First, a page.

Sunday, December 30, 2007
Aspects of Comfort
Nina Simon, at Museum 2.0 has been writing about aspects of comfort in museums. She describes a program she attended, saying, “It was the kind of experience I wish I had at lots of museum programs—the staff and the content pulled me out of my comfort zone, engaged me in something unusual, and made me feel great. How can educational programs at museums push the boundaries of comfort to support these special experiences?”
She then, provides readers with some suggestions. I thought I’d try to apply those suggestions to projects I’ve worked on, attended, or heard about—both good and bad.
“By sending people on missions.”
The mission might be simple—a new tour at the Van Alen Site of the Columbia County Historical Society takes visitors (and five fascinating characters) on a day in June, 1754. There’s no real mission to solve, but the journey is what matters here. And, most historic house tours—the least mission-like of anything—perhaps a forced march is the better description. The this is a that and that is a this tour is guaranteed to make anyone want to bail out of a mission!
“By giving people roles.”
An easy one for historic sites. Sites are about people and have stories embedded in them. Again at Van Alen, on a school tour, students are asked to take on one of five characters who intersect in time and place. It’s amazing to watch a fourth grader, playing an 70 year old Dutch farmer in 18th century America, reflect back on his life. He said, looking out the window, “It’s been good and bad. Good, I built this house and have a family; bad, I’m getting older and can’t see what’s happening outside.” This role playing wasn’t complicated: no computers, no fancy costumes, no audio installations, just a strong desire to connect the past with young visitors. I think museums have a critical role to play in developing empathy among our visitors, a quality sometimes all too lacking in our culture.
And by the way, we might look to various performing arts groups to better understand how meaningful this can be. Several years ago, the high point of my teenage daughter's trip to London--for her and her friends--was a performance at Shakespeare's Globe Theatre. Why? Not because she'd read it in school, or saw a movie--it was because Anna and Sophie had, for several summers, performed in an annual summer Shakespeare workshop for young people. Thanks, West Kortright Centre for making Shakespeare live for so many young people in our part of the Catskills!
“By making it a social experience.”
I think about this in terms of my work at the Upstate History Alliance where I developed professional training activities for museum staff. Particularly memorable were several sessions of the Museum Institute at Sagamore, an intensive four day retreat. Museum professionals sometimes forget that our work should be fun. At Sagamore, one year, Bill Adair of the Rosenbach Museum and Library challenged participants to create a theatrical performance based on items in the Rosenbach’s collections. It was an amazing group of materials—Marianne Moore poems and Joseph Cornell boxes, a list of slaves written by Thomas Jefferson, and more.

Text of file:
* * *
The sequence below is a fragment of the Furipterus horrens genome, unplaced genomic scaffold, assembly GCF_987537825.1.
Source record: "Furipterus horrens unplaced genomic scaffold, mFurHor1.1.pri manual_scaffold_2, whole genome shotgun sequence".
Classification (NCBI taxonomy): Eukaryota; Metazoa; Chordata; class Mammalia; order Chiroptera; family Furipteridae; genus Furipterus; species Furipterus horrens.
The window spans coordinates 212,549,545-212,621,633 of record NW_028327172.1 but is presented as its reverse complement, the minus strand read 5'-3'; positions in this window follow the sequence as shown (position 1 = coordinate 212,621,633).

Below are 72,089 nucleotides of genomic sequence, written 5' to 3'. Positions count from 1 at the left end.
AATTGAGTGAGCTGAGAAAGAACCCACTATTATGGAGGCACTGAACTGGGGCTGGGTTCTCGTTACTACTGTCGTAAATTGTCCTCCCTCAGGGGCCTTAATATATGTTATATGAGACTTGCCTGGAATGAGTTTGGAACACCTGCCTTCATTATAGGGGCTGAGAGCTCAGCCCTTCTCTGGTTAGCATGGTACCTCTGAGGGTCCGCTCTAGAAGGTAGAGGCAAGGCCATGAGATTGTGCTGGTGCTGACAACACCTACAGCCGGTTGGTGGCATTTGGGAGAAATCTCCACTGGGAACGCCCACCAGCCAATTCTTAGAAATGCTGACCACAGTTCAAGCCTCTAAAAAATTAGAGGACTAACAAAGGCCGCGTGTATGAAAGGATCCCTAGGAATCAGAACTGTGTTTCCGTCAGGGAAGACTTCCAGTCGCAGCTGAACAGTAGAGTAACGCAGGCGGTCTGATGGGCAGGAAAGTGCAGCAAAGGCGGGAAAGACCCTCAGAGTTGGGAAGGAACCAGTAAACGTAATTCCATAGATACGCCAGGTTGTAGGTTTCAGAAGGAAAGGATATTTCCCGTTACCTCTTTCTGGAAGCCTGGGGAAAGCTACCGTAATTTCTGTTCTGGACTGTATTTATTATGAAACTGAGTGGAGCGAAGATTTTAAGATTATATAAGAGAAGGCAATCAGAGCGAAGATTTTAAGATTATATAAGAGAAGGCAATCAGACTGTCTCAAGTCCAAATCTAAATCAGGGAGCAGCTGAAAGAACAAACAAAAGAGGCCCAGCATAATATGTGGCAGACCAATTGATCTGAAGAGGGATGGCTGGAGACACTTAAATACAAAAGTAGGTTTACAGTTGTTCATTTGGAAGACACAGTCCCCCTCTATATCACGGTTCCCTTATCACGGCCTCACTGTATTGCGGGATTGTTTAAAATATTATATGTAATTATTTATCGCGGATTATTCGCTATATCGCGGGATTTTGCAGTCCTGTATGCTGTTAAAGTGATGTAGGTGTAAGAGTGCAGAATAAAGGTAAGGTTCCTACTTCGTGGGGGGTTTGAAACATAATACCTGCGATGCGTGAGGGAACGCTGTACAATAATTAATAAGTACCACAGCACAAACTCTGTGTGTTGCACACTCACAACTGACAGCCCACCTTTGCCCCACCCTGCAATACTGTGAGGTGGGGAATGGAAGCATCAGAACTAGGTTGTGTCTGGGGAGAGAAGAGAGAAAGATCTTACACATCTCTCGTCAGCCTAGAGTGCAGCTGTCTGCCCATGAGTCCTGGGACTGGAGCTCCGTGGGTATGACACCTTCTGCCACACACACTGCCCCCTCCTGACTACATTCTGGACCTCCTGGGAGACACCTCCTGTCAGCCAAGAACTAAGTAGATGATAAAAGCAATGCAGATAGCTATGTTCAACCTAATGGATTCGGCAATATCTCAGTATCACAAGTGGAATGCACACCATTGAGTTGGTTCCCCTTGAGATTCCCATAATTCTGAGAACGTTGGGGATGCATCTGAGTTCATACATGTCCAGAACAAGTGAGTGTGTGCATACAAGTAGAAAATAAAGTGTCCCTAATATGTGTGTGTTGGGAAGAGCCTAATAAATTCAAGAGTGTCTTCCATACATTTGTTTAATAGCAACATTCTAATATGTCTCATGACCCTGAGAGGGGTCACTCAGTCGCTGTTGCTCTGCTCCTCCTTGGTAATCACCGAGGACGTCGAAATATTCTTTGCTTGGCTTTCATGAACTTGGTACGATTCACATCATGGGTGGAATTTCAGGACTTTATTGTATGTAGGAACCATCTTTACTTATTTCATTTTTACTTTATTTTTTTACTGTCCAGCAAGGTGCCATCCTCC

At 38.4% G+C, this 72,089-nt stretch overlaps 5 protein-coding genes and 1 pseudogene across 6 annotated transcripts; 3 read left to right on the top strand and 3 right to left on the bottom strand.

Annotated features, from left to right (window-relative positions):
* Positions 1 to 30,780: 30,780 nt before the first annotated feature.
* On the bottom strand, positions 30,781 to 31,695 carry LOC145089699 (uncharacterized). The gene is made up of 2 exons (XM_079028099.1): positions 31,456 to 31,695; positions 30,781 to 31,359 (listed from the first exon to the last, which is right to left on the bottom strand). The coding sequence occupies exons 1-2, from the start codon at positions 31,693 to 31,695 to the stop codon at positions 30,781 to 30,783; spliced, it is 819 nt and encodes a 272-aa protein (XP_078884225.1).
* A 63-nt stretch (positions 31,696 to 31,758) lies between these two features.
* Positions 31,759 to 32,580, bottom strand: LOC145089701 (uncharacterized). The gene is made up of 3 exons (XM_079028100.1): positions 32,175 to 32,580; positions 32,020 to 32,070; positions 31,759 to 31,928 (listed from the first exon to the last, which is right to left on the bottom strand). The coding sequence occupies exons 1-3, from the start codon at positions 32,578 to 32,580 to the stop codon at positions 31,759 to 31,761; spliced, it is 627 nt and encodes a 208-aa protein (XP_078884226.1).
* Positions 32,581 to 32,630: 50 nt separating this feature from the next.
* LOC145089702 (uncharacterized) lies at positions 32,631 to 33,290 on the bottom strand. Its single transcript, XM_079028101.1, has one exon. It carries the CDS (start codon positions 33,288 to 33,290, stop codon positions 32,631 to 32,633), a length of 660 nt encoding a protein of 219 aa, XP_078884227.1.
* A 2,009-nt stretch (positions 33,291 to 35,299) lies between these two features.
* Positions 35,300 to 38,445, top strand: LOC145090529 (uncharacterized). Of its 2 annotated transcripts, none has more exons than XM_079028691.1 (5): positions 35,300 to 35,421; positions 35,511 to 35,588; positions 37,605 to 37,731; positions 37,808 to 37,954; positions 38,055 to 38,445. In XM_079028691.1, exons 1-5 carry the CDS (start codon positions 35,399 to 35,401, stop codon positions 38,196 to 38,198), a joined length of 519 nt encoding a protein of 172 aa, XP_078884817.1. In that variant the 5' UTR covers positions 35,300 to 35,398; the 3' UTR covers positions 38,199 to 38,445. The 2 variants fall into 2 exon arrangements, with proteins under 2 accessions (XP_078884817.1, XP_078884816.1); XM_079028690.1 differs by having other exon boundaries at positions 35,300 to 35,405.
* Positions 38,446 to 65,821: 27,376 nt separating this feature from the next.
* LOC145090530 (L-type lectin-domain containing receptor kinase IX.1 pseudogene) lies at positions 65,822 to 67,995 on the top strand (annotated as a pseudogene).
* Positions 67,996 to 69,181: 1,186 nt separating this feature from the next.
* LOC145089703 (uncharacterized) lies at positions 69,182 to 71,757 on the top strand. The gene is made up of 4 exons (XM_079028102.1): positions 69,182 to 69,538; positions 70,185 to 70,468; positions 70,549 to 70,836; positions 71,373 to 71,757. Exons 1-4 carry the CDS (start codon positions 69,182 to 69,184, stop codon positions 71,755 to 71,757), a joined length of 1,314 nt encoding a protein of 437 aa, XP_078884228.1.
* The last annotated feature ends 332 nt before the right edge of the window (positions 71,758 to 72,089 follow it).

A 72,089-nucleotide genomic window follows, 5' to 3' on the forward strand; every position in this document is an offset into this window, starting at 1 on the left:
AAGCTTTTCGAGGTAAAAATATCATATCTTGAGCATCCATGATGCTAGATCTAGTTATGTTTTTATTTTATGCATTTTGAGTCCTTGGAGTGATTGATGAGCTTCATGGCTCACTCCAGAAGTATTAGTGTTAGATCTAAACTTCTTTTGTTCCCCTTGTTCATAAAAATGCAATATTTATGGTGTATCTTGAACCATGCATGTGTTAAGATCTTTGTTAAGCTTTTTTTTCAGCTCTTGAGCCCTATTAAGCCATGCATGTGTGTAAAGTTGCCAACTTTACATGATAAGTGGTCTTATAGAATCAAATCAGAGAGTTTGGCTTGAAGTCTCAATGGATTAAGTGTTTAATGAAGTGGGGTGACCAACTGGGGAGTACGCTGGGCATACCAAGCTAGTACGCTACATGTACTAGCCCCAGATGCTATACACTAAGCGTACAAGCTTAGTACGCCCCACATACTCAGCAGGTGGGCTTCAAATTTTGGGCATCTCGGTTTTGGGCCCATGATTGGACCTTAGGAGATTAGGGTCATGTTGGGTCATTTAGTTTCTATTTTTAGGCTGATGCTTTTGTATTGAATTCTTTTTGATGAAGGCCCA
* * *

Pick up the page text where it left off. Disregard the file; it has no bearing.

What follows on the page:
As Nina writes, “ There is strength in numbers.” So all of us, including presenters and participants, armed with tape, paper, markers, and our own energy, stood up on a small stage and shared our perspectives. From a talk show that used narratives of whites captured by Native Americans, to a powerful visualization of the slave list, the efforts were amazing—and they were that way, in part, because we made it fun. (And by the way, although I haven't attended any, all of the Rosenbach's programming sounds like fun--check out their annual Dracula parade).
“By training staff and lecturers as listeners.”
Again, back to historic house tours. At one site that will remain nameless, the staff assured me that their evaluations showed that their visitors loved the very long tour. Except one, they said. What did that one evaluation say? It said, “Please God, make him stop!” Not a listener. I often work with small museum boards and start by asking each of them to describe a memorable museum experience. Nine times out of ten, it’s not about the object, or the house, it’s about the person they interacted with. “So interesting,” they say, but what they really mean, I think, is “so interested in me” and able to connect a visitor’s interests with the story of the place.
"By couching the experience within a comfortable environment. "
Nina Simon has written about several science museums that now provide engaging science programs on a regular basis in bars. Why not? Why do we have to sit on uncomfortable folding chairs in a room that’s too cold or too hot? Why are programs scheduled at times that are, in these busy times, challenging to make? I remember hearing about the Historical Society of Saratoga Springs several years ago—they found that although Saratoga has a huge influx of people in the summer, they weren’t getting attendance at their local history programs. However, the race track—the draw in Saratoga—doesn’t open until afternoon. The historical society changed their program time to the morning—and attracted people who were looking for something to do before going to the races. Comfort isn’t just a chair, it’s place and time, and of course, it’s how welcoming we are to our visitors. How often have you been to a small museum where your appearance feels like a burden? Where they seem surprised to see you? And then, of course, if you happen to arrive within an hour of closing time, the front desk person is grumpy. Be nice!
Top: Puck, in a 1980s version of a Midsummer Night's Dream at the West Kortright Centre, 2007.
Above: Interior of the Luykas VanAlen House, Courtesy of the Columbia County Historical Society.